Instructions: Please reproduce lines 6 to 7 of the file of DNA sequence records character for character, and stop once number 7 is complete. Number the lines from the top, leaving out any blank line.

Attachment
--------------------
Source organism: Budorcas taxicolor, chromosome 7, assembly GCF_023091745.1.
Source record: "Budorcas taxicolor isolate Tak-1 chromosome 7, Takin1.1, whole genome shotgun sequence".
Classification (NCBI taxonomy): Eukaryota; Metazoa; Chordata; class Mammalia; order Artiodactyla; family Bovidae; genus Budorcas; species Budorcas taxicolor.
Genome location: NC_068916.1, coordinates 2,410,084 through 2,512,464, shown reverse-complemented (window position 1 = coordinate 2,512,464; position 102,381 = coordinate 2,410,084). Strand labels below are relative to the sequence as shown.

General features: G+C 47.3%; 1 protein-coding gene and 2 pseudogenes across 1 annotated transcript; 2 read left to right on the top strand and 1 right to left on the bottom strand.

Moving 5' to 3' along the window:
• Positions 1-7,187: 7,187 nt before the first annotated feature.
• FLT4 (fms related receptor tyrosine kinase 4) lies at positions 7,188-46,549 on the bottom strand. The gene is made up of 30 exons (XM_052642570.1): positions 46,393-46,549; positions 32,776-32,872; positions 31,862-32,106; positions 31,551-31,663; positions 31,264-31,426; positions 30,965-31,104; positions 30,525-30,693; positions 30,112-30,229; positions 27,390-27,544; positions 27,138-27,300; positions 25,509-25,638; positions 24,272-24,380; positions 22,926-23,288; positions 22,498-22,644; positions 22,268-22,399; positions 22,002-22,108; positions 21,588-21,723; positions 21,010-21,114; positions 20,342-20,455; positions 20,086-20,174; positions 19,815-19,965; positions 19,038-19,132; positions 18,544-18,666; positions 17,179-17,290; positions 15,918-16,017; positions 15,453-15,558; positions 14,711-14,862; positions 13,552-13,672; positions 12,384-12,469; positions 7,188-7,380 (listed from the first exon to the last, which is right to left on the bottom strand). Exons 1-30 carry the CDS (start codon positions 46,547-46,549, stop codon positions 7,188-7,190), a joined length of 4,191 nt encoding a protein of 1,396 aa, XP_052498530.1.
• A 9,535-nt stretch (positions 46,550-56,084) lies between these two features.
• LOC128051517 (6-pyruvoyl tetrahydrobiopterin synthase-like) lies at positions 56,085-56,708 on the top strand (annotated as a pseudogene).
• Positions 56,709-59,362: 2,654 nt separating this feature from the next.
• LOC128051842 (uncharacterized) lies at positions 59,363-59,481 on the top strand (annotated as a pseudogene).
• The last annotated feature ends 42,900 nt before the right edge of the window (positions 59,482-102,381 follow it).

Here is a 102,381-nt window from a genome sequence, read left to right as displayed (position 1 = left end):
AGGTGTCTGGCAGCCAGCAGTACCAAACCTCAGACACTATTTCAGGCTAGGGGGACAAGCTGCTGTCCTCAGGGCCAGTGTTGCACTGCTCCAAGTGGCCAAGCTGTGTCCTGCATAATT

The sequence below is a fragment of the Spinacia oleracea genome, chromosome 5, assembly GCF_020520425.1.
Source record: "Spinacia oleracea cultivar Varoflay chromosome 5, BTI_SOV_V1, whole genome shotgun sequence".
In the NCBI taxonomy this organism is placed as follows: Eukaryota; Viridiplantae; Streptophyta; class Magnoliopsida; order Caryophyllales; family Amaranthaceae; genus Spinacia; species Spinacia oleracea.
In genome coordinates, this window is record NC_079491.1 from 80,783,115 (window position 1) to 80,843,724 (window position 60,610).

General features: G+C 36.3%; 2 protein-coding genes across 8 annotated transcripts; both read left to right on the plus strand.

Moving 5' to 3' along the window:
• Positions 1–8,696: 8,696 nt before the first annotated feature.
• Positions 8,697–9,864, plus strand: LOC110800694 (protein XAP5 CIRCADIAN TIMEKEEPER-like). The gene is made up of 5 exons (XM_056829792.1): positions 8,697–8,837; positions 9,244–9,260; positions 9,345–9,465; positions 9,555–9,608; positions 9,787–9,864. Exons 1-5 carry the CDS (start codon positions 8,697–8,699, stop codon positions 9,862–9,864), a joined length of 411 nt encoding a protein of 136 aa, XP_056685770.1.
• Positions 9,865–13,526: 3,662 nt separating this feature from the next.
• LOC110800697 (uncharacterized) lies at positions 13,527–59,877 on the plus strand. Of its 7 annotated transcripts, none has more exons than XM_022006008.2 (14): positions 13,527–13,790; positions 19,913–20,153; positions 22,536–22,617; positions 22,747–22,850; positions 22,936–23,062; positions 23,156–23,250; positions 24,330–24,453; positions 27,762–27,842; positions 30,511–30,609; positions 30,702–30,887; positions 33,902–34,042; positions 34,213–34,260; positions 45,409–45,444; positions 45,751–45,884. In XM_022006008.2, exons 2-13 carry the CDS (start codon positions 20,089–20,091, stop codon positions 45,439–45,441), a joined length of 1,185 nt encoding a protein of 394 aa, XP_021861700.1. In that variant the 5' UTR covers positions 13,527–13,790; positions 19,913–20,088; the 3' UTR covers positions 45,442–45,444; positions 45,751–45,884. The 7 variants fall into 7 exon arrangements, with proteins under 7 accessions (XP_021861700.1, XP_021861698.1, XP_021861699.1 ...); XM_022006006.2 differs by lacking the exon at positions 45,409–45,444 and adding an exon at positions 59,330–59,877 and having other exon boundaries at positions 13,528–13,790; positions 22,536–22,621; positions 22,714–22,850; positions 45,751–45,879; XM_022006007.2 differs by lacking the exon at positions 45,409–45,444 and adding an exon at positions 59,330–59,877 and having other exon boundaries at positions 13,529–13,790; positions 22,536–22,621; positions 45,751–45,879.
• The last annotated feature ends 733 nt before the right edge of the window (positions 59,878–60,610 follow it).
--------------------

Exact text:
Moving 5' to 3' along the window:
• Positions 1-7,187: 7,187 nt before the first annotated feature.